But my mother was a self-actualized modern woman, not about to let her nine-year-old daughter degrade her. “Do you mean do we make love? Yes, we do,” she said, completely, horribly, unbearably at peace with her choices.

 

And there it was: my child’s perception of the difference between kid and adult: I was at the mercy of my circumstances and she was fully in charge of hers.

 

I think about that, now that I am ostensibly a grownup myself. I am not fully in charge of anything. The life choices I have so carefully made come with all kinds of circumstances that bring me to my knees. I am neither self-actualized nor modern by anyone’s standards and I am certainly not a grownup, because nobody should be. “Grownup” implies that the period of development is over, but growth is possible right up until the moment our souls leave the earth. We talk about childhood in terms of growing and adulthood in terms of aging, but aging is just change on the world’s terms. Growth is change on ours. Any child, under the wrong conditions, can age and any adult, under the right ones, can grow.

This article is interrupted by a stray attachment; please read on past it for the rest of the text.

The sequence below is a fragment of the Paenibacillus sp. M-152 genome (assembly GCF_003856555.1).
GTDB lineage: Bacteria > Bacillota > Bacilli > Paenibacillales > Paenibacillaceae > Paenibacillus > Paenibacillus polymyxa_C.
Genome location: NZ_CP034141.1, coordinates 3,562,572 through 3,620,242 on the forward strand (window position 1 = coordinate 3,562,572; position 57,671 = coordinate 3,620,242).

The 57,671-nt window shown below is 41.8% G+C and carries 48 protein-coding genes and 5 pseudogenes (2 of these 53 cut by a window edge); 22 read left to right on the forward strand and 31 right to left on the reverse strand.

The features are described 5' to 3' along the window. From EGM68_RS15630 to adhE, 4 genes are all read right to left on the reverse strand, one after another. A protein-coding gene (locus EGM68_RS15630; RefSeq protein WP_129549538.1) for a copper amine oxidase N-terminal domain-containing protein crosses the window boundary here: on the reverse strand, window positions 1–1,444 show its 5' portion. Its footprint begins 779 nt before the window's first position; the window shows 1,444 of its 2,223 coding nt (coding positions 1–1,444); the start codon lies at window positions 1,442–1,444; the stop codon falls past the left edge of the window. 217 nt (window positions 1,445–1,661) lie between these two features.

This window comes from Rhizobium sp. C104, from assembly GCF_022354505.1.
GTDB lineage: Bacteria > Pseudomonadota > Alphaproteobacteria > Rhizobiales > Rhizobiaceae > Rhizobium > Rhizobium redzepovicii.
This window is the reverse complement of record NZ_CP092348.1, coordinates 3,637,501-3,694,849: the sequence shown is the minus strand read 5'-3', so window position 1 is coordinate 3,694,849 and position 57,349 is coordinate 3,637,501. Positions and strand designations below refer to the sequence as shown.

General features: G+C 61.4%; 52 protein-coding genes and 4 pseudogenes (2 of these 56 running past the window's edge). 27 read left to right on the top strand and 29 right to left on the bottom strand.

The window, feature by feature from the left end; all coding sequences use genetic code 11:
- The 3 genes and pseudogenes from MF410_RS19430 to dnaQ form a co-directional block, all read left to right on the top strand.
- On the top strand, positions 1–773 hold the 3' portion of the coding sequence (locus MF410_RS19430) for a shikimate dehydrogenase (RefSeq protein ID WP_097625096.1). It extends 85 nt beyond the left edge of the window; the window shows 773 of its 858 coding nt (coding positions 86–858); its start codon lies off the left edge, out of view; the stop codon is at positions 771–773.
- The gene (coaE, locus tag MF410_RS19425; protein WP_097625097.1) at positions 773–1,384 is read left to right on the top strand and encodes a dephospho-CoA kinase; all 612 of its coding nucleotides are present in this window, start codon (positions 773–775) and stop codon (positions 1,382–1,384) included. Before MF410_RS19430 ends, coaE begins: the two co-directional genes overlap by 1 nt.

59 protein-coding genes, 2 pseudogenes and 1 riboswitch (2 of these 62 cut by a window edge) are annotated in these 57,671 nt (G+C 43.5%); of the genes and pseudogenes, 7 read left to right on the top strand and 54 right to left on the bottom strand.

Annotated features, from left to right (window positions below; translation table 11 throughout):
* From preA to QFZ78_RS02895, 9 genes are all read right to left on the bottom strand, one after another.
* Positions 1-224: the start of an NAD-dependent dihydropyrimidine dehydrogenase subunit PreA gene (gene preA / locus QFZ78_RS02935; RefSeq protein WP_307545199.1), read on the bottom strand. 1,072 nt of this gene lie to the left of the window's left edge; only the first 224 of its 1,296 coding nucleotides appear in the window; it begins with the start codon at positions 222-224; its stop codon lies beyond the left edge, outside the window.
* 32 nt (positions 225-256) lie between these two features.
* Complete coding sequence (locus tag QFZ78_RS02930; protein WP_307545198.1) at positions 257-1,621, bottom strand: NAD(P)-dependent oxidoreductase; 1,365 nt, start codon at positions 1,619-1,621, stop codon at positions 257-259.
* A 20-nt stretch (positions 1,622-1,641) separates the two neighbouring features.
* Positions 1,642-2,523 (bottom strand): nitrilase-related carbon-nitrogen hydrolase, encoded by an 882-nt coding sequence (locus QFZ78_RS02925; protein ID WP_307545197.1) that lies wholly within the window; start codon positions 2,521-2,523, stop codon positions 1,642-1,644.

There were at least two more years after that scene on the playground of chasing the mean girls, begging for their friendship, trying to buy their favor with gifts and loyalty they hadn’t earned, inviting them to parties without getting invited back, selling out my true friends, before I finally began to grow out of that. Until then, I was only aging.

 

Even now, having just turned 43, I catch myself getting intimidated sometimes by the mean kids. I still have a hard time in the company of certain people, keeping my voice steady and my tears in check. But then I remember I don’t have to answer to those who want to hurt me for sport. I remember that I am allowed to walk away. I am not a grownup, but I’m growing.